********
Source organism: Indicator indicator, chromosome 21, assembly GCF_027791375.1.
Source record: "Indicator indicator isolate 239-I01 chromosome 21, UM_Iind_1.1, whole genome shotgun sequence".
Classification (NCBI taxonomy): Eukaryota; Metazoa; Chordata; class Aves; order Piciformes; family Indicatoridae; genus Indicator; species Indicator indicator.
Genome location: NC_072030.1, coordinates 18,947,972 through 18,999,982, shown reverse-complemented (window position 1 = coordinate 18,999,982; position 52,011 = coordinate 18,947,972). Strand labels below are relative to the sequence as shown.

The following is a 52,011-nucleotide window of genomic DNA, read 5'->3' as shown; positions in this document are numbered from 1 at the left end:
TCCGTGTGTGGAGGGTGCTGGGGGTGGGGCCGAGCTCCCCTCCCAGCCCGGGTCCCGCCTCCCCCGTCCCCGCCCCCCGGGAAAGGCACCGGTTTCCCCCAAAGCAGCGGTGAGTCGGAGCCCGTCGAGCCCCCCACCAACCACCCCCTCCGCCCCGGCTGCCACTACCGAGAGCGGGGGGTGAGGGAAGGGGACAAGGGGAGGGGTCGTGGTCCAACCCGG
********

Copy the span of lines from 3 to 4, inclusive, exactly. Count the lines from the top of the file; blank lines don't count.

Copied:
Classification (NCBI taxonomy): Eukaryota; Metazoa; Chordata; class Aves; order Piciformes; family Indicatoridae; genus Indicator; species Indicator indicator.
Genome location: NC_072030.1, coordinates 18,947,972 through 18,999,982, shown reverse-complemented (window position 1 = coordinate 18,999,982; position 52,011 = coordinate 18,947,972). Strand labels below are relative to the sequence as shown.